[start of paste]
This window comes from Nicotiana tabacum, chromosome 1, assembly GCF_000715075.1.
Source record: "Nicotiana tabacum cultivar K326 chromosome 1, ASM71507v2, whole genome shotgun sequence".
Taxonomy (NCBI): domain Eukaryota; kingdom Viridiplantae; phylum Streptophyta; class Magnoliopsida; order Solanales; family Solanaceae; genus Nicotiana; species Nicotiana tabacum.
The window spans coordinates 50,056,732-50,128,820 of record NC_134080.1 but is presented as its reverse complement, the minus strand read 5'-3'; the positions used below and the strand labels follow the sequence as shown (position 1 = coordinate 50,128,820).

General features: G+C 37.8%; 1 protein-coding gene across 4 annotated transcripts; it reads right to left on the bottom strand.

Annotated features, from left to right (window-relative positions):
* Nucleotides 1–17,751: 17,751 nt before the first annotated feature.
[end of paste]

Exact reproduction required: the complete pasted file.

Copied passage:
This window comes from Nicotiana tabacum, chromosome 1, assembly GCF_000715075.1.
Source record: "Nicotiana tabacum cultivar K326 chromosome 1, ASM71507v2, whole genome shotgun sequence".
Taxonomy (NCBI): domain Eukaryota; kingdom Viridiplantae; phylum Streptophyta; class Magnoliopsida; order Solanales; family Solanaceae; genus Nicotiana; species Nicotiana tabacum.
The window spans coordinates 50,056,732-50,128,820 of record NC_134080.1 but is presented as its reverse complement, the minus strand read 5'-3'; the positions used below and the strand labels follow the sequence as shown (position 1 = coordinate 50,128,820).

General features: G+C 37.8%; 1 protein-coding gene across 4 annotated transcripts; it reads right to left on the bottom strand.

Annotated features, from left to right (window-relative positions):
* Nucleotides 1–17,751: 17,751 nt before the first annotated feature.